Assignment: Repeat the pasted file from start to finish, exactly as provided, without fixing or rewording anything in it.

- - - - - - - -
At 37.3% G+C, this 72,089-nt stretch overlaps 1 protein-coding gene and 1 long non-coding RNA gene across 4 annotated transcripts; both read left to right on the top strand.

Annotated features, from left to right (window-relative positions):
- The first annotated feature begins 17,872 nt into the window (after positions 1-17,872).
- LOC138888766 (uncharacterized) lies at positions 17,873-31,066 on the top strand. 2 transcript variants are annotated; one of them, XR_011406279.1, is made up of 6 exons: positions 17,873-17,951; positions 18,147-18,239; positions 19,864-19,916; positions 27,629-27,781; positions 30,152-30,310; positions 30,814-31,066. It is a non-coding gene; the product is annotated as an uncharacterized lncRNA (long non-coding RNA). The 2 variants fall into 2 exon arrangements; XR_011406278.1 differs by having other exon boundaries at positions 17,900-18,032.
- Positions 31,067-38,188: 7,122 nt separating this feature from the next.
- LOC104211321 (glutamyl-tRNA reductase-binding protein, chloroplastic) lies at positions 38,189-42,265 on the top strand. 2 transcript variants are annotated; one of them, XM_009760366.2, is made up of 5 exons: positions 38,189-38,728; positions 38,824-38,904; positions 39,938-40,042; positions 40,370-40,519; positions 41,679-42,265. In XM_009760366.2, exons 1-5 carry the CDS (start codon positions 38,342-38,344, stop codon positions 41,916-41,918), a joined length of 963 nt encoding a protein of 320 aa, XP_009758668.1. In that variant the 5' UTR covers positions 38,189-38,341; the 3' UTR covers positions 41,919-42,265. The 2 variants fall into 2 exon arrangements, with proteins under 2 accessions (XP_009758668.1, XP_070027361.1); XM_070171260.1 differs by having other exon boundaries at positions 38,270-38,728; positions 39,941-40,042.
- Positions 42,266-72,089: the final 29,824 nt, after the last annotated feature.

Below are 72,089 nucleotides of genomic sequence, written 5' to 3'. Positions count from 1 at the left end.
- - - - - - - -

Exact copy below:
At 37.3% G+C, this 72,089-nt stretch overlaps 1 protein-coding gene and 1 long non-coding RNA gene across 4 annotated transcripts; both read left to right on the top strand.

Annotated features, from left to right (window-relative positions):
- The first annotated feature begins 17,872 nt into the window (after positions 1-17,872).
- LOC138888766 (uncharacterized) lies at positions 17,873-31,066 on the top strand. 2 transcript variants are annotated; one of them, XR_011406279.1, is made up of 6 exons: positions 17,873-17,951; positions 18,147-18,239; positions 19,864-19,916; positions 27,629-27,781; positions 30,152-30,310; positions 30,814-31,066. It is a non-coding gene; the product is annotated as an uncharacterized lncRNA (long non-coding RNA). The 2 variants fall into 2 exon arrangements; XR_011406278.1 differs by having other exon boundaries at positions 17,900-18,032.
- Positions 31,067-38,188: 7,122 nt separating this feature from the next.
- LOC104211321 (glutamyl-tRNA reductase-binding protein, chloroplastic) lies at positions 38,189-42,265 on the top strand. 2 transcript variants are annotated; one of them, XM_009760366.2, is made up of 5 exons: positions 38,189-38,728; positions 38,824-38,904; positions 39,938-40,042; positions 40,370-40,519; positions 41,679-42,265. In XM_009760366.2, exons 1-5 carry the CDS (start codon positions 38,342-38,344, stop codon positions 41,916-41,918), a joined length of 963 nt encoding a protein of 320 aa, XP_009758668.1. In that variant the 5' UTR covers positions 38,189-38,341; the 3' UTR covers positions 41,919-42,265. The 2 variants fall into 2 exon arrangements, with proteins under 2 accessions (XP_009758668.1, XP_070027361.1); XM_070171260.1 differs by having other exon boundaries at positions 38,270-38,728; positions 39,941-40,042.
- Positions 42,266-72,089: the final 29,824 nt, after the last annotated feature.

Below are 72,089 nucleotides of genomic sequence, written 5' to 3'. Positions count from 1 at the left end.